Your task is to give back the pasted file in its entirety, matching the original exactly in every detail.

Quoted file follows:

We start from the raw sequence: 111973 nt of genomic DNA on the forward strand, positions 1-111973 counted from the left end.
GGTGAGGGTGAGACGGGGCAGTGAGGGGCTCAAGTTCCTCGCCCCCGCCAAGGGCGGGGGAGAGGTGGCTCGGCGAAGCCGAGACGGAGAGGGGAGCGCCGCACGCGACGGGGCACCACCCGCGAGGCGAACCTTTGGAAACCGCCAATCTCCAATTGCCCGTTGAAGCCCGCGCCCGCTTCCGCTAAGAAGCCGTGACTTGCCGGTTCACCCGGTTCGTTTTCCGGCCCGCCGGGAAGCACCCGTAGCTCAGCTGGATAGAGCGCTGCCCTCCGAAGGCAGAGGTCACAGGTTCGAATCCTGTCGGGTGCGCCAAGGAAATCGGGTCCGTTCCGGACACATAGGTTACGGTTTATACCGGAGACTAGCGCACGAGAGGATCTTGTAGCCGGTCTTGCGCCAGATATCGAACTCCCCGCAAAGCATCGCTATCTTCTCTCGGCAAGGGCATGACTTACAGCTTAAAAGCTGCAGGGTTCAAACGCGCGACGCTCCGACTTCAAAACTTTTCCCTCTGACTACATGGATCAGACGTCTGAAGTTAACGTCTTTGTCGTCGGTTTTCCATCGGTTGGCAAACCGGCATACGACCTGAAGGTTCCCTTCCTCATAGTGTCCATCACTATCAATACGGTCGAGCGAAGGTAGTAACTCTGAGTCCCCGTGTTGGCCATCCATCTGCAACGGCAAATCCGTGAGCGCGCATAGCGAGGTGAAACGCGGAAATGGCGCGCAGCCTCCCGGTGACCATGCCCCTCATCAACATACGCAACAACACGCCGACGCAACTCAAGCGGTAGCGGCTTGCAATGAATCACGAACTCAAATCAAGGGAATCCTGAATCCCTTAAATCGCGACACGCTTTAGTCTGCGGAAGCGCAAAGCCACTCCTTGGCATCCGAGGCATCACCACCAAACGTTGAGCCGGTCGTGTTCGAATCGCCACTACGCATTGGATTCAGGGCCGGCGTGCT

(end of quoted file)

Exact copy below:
We start from the raw sequence: 111973 nt of genomic DNA on the forward strand, positions 1-111973 counted from the left end.
GGTGAGGGTGAGACGGGGCAGTGAGGGGCTCAAGTTCCTCGCCCCCGCCAAGGGCGGGGGAGAGGTGGCTCGGCGAAGCCGAGACGGAGAGGGGAGCGCCGCACGCGACGGGGCACCACCCGCGAGGCGAACCTTTGGAAACCGCCAATCTCCAATTGCCCGTTGAAGCCCGCGCCCGCTTCCGCTAAGAAGCCGTGACTTGCCGGTTCACCCGGTTCGTTTTCCGGCCCGCCGGGAAGCACCCGTAGCTCAGCTGGATAGAGCGCTGCCCTCCGAAGGCAGAGGTCACAGGTTCGAATCCTGTCGGGTGCGCCAAGGAAATCGGGTCCGTTCCGGACACATAGGTTACGGTTTATACCGGAGACTAGCGCACGAGAGGATCTTGTAGCCGGTCTTGCGCCAGATATCGAACTCCCCGCAAAGCATCGCTATCTTCTCTCGGCAAGGGCATGACTTACAGCTTAAAAGCTGCAGGGTTCAAACGCGCGACGCTCCGACTTCAAAACTTTTCCCTCTGACTACATGGATCAGACGTCTGAAGTTAACGTCTTTGTCGTCGGTTTTCCATCGGTTGGCAAACCGGCATACGACCTGAAGGTTCCCTTCCTCATAGTGTCCATCACTATCAATACGGTCGAGCGAAGGTAGTAACTCTGAGTCCCCGTGTTGGCCATCCATCTGCAACGGCAAATCCGTGAGCGCGCATAGCGAGGTGAAACGCGGAAATGGCGCGCAGCCTCCCGGTGACCATGCCCCTCATCAACATACGCAACAACACGCCGACGCAACTCAAGCGGTAGCGGCTTGCAATGAATCACGAACTCAAATCAAGGGAATCCTGAATCCCTTAAATCGCGACACGCTTTAGTCTGCGGAAGCGCAAAGCCACTCCTTGGCATCCGAGGCATCACCACCAAACGTTGAGCCGGTCGTGTTCGAATCGCCACTACGCATTGGATTCAGGGCCGGCGTGCT